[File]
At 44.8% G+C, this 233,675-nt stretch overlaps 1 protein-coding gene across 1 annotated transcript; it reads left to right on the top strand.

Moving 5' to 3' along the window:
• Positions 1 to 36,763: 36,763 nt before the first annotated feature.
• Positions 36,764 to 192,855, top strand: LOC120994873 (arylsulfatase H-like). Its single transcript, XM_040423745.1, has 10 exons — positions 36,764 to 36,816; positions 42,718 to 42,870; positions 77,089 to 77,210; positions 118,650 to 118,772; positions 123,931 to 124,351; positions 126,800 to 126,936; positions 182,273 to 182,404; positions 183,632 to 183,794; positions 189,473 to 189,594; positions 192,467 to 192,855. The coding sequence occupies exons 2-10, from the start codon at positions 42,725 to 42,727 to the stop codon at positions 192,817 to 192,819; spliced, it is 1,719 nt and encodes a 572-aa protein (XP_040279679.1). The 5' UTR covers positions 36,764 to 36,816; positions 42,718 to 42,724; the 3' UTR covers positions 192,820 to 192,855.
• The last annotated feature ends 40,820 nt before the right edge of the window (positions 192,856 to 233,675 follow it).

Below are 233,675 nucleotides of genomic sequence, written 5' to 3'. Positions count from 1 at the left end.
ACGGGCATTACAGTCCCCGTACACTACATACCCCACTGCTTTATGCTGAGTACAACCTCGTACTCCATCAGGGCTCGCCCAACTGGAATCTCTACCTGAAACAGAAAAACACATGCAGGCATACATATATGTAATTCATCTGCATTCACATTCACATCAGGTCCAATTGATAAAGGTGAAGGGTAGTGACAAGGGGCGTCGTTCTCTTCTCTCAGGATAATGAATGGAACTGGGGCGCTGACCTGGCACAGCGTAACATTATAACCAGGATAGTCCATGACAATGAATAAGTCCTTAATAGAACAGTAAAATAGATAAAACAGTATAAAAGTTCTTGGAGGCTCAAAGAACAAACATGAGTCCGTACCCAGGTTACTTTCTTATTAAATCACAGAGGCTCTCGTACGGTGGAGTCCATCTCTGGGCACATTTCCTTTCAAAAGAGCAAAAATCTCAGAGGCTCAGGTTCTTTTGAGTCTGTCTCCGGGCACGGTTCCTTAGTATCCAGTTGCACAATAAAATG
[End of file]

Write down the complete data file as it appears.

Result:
At 44.8% G+C, this 233,675-nt stretch overlaps 1 protein-coding gene across 1 annotated transcript; it reads left to right on the top strand.

Moving 5' to 3' along the window:
• Positions 1 to 36,763: 36,763 nt before the first annotated feature.
• Positions 36,764 to 192,855, top strand: LOC120994873 (arylsulfatase H-like). Its single transcript, XM_040423745.1, has 10 exons — positions 36,764 to 36,816; positions 42,718 to 42,870; positions 77,089 to 77,210; positions 118,650 to 118,772; positions 123,931 to 124,351; positions 126,800 to 126,936; positions 182,273 to 182,404; positions 183,632 to 183,794; positions 189,473 to 189,594; positions 192,467 to 192,855. The coding sequence occupies exons 2-10, from the start codon at positions 42,725 to 42,727 to the stop codon at positions 192,817 to 192,819; spliced, it is 1,719 nt and encodes a 572-aa protein (XP_040279679.1). The 5' UTR covers positions 36,764 to 36,816; positions 42,718 to 42,724; the 3' UTR covers positions 192,820 to 192,855.
• The last annotated feature ends 40,820 nt before the right edge of the window (positions 192,856 to 233,675 follow it).

Below are 233,675 nucleotides of genomic sequence, written 5' to 3'. Positions count from 1 at the left end.
ACGGGCATTACAGTCCCCGTACACTACATACCCCACTGCTTTATGCTGAGTACAACCTCGTACTCCATCAGGGCTCGCCCAACTGGAATCTCTACCTGAAACAGAAAAACACATGCAGGCATACATATATGTAATTCATCTGCATTCACATTCACATCAGGTCCAATTGATAAAGGTGAAGGGTAGTGACAAGGGGCGTCGTTCTCTTCTCTCAGGATAATGAATGGAACTGGGGCGCTGACCTGGCACAGCGTAACATTATAACCAGGATAGTCCATGACAATGAATAAGTCCTTAATAGAACAGTAAAATAGATAAAACAGTATAAAAGTTCTTGGAGGCTCAAAGAACAAACATGAGTCCGTACCCAGGTTACTTTCTTATTAAATCACAGAGGCTCTCGTACGGTGGAGTCCATCTCTGGGCACATTTCCTTTCAAAAGAGCAAAAATCTCAGAGGCTCAGGTTCTTTTGAGTCTGTCTCCGGGCACGGTTCCTTAGTATCCAGTTGCACAATAAAATG